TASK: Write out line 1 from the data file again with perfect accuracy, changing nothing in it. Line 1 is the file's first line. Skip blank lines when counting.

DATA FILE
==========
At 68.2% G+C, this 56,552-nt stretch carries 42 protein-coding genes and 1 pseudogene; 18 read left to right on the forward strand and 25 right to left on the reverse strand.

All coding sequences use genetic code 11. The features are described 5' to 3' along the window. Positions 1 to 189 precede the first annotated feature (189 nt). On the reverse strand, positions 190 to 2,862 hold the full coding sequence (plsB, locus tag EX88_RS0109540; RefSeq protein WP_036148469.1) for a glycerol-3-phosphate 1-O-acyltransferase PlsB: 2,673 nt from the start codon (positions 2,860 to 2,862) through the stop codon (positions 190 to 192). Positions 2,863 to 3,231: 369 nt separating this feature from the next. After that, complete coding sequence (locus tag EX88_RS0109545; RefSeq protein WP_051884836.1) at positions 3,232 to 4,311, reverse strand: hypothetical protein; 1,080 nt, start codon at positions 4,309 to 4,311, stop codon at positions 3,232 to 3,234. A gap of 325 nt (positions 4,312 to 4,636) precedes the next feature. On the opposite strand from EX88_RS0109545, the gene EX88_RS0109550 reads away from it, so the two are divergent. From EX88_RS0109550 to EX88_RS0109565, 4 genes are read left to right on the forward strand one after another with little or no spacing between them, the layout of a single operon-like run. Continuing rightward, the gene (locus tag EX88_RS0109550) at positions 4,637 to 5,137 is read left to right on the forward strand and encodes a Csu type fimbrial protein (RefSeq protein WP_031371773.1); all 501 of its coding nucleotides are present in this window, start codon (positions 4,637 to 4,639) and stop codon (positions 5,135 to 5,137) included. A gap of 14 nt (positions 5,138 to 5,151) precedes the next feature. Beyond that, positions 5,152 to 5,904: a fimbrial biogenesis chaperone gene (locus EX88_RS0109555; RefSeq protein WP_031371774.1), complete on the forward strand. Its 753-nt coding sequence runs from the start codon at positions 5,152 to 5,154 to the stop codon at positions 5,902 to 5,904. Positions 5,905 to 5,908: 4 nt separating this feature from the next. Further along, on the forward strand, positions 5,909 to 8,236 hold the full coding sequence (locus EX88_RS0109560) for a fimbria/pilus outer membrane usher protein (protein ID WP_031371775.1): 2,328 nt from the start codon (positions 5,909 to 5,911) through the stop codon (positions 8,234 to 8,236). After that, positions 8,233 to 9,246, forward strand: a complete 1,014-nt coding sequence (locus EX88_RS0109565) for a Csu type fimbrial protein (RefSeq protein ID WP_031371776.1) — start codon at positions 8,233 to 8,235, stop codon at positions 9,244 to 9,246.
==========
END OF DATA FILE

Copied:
At 68.2% G+C, this 56,552-nt stretch carries 42 protein-coding genes and 1 pseudogene; 18 read left to right on the forward strand and 25 right to left on the reverse strand.